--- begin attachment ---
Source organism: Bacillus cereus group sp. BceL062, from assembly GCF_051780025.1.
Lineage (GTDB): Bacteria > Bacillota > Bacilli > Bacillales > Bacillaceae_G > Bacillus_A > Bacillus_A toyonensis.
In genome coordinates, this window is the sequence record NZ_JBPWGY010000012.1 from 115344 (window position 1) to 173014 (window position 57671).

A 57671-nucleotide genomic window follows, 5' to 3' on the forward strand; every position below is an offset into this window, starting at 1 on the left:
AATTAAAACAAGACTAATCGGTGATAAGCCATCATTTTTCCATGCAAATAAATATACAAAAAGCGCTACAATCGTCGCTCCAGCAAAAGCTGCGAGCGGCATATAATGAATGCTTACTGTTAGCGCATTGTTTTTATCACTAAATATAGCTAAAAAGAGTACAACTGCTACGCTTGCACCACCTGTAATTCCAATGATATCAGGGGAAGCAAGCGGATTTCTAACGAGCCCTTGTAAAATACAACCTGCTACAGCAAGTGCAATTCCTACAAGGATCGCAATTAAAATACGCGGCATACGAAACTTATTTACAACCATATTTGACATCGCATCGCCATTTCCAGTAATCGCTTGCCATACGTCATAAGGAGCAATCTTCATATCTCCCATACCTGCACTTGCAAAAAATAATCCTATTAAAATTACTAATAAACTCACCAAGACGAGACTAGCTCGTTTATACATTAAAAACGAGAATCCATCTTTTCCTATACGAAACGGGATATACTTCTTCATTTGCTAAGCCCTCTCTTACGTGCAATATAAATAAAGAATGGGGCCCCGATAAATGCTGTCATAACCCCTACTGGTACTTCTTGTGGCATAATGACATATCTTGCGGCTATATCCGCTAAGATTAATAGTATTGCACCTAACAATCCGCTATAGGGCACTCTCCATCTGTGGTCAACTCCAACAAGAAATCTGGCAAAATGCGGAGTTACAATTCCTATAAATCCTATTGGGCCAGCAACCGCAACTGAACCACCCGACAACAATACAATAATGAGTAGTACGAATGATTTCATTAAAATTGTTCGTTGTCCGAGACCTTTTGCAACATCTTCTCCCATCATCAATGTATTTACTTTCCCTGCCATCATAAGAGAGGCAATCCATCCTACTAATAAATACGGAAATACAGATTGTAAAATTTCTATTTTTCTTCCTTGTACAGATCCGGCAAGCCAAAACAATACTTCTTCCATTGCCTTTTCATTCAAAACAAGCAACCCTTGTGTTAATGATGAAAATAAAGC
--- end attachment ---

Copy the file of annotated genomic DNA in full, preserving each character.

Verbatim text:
Source organism: Bacillus cereus group sp. BceL062, from assembly GCF_051780025.1.
Lineage (GTDB): Bacteria > Bacillota > Bacilli > Bacillales > Bacillaceae_G > Bacillus_A > Bacillus_A toyonensis.
In genome coordinates, this window is the sequence record NZ_JBPWGY010000012.1 from 115344 (window position 1) to 173014 (window position 57671).

A 57671-nucleotide genomic window follows, 5' to 3' on the forward strand; every position below is an offset into this window, starting at 1 on the left:
AATTAAAACAAGACTAATCGGTGATAAGCCATCATTTTTCCATGCAAATAAATATACAAAAAGCGCTACAATCGTCGCTCCAGCAAAAGCTGCGAGCGGCATATAATGAATGCTTACTGTTAGCGCATTGTTTTTATCACTAAATATAGCTAAAAAGAGTACAACTGCTACGCTTGCACCACCTGTAATTCCAATGATATCAGGGGAAGCAAGCGGATTTCTAACGAGCCCTTGTAAAATACAACCTGCTACAGCAAGTGCAATTCCTACAAGGATCGCAATTAAAATACGCGGCATACGAAACTTATTTACAACCATATTTGACATCGCATCGCCATTTCCAGTAATCGCTTGCCATACGTCATAAGGAGCAATCTTCATATCTCCCATACCTGCACTTGCAAAAAATAATCCTATTAAAATTACTAATAAACTCACCAAGACGAGACTAGCTCGTTTATACATTAAAAACGAGAATCCATCTTTTCCTATACGAAACGGGATATACTTCTTCATTTGCTAAGCCCTCTCTTACGTGCAATATAAATAAAGAATGGGGCCCCGATAAATGCTGTCATAACCCCTACTGGTACTTCTTGTGGCATAATGACATATCTTGCGGCTATATCCGCTAAGATTAATAGTATTGCACCTAACAATCCGCTATAGGGCACTCTCCATCTGTGGTCAACTCCAACAAGAAATCTGGCAAAATGCGGAGTTACAATTCCTATAAATCCTATTGGGCCAGCAACCGCAACTGAACCACCCGACAACAATACAATAATGAGTAGTACGAATGATTTCATTAAAATTGTTCGTTGTCCGAGACCTTTTGCAACATCTTCTCCCATCATCAATGTATTTACTTTCCCTGCCATCATAAGAGAGGCAATCCATCCTACTAATAAATACGGAAATACAGATTGTAAAATTTCTATTTTTCTTCCTTGTACAGATCCGGCAAGCCAAAACAATACTTCTTCCATTGCCTTTTCATTCAAAACAAGCAACCCTTGTGTTAATGATGAAAATAAAGC